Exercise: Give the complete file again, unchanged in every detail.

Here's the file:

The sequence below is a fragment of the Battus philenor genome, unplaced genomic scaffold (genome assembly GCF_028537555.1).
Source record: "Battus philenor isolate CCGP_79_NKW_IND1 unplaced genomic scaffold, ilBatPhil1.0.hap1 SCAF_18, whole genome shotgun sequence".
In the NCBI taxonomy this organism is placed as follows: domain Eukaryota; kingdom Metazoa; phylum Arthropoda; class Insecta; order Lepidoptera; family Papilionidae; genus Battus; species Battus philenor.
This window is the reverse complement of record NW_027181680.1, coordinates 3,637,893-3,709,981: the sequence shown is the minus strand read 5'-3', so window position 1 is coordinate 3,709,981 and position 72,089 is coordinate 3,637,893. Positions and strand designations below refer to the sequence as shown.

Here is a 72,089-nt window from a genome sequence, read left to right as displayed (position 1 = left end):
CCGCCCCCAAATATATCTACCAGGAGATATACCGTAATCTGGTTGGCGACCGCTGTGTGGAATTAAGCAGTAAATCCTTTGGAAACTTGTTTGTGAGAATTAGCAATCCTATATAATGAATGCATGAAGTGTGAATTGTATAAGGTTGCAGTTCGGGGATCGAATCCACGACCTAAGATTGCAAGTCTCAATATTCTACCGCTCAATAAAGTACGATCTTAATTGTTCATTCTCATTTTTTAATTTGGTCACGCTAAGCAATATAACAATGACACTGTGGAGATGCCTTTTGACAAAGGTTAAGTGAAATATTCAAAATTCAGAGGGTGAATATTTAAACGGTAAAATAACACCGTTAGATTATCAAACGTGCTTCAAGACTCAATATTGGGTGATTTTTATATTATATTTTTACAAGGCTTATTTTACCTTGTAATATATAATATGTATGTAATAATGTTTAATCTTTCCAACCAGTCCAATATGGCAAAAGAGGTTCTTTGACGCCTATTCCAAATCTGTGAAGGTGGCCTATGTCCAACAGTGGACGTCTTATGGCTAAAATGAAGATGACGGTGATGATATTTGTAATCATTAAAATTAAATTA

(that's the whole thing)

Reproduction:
The sequence below is a fragment of the Battus philenor genome, unplaced genomic scaffold (genome assembly GCF_028537555.1).
Source record: "Battus philenor isolate CCGP_79_NKW_IND1 unplaced genomic scaffold, ilBatPhil1.0.hap1 SCAF_18, whole genome shotgun sequence".
In the NCBI taxonomy this organism is placed as follows: domain Eukaryota; kingdom Metazoa; phylum Arthropoda; class Insecta; order Lepidoptera; family Papilionidae; genus Battus; species Battus philenor.
This window is the reverse complement of record NW_027181680.1, coordinates 3,637,893-3,709,981: the sequence shown is the minus strand read 5'-3', so window position 1 is coordinate 3,709,981 and position 72,089 is coordinate 3,637,893. Positions and strand designations below refer to the sequence as shown.

Here is a 72,089-nt window from a genome sequence, read left to right as displayed (position 1 = left end):
CCGCCCCCAAATATATCTACCAGGAGATATACCGTAATCTGGTTGGCGACCGCTGTGTGGAATTAAGCAGTAAATCCTTTGGAAACTTGTTTGTGAGAATTAGCAATCCTATATAATGAATGCATGAAGTGTGAATTGTATAAGGTTGCAGTTCGGGGATCGAATCCACGACCTAAGATTGCAAGTCTCAATATTCTACCGCTCAATAAAGTACGATCTTAATTGTTCATTCTCATTTTTTAATTTGGTCACGCTAAGCAATATAACAATGACACTGTGGAGATGCCTTTTGACAAAGGTTAAGTGAAATATTCAAAATTCAGAGGGTGAATATTTAAACGGTAAAATAACACCGTTAGATTATCAAACGTGCTTCAAGACTCAATATTGGGTGATTTTTATATTATATTTTTACAAGGCTTATTTTACCTTGTAATATATAATATGTATGTAATAATGTTTAATCTTTCCAACCAGTCCAATATGGCAAAAGAGGTTCTTTGACGCCTATTCCAAATCTGTGAAGGTGGCCTATGTCCAACAGTGGACGTCTTATGGCTAAAATGAAGATGACGGTGATGATATTTGTAATCATTAAAATTAAATTA